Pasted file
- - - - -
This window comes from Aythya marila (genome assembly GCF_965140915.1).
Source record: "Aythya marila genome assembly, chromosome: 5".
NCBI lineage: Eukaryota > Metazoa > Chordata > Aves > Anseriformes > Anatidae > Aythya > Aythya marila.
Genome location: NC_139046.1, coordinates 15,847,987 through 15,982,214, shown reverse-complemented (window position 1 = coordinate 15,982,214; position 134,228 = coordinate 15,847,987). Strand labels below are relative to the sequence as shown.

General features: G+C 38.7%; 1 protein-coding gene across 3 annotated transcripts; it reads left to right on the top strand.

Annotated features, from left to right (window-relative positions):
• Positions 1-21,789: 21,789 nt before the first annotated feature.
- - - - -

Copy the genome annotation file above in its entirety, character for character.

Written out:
This window comes from Aythya marila (genome assembly GCF_965140915.1).
Source record: "Aythya marila genome assembly, chromosome: 5".
NCBI lineage: Eukaryota > Metazoa > Chordata > Aves > Anseriformes > Anatidae > Aythya > Aythya marila.
Genome location: NC_139046.1, coordinates 15,847,987 through 15,982,214, shown reverse-complemented (window position 1 = coordinate 15,982,214; position 134,228 = coordinate 15,847,987). Strand labels below are relative to the sequence as shown.

General features: G+C 38.7%; 1 protein-coding gene across 3 annotated transcripts; it reads left to right on the top strand.

Annotated features, from left to right (window-relative positions):
• Positions 1-21,789: 21,789 nt before the first annotated feature.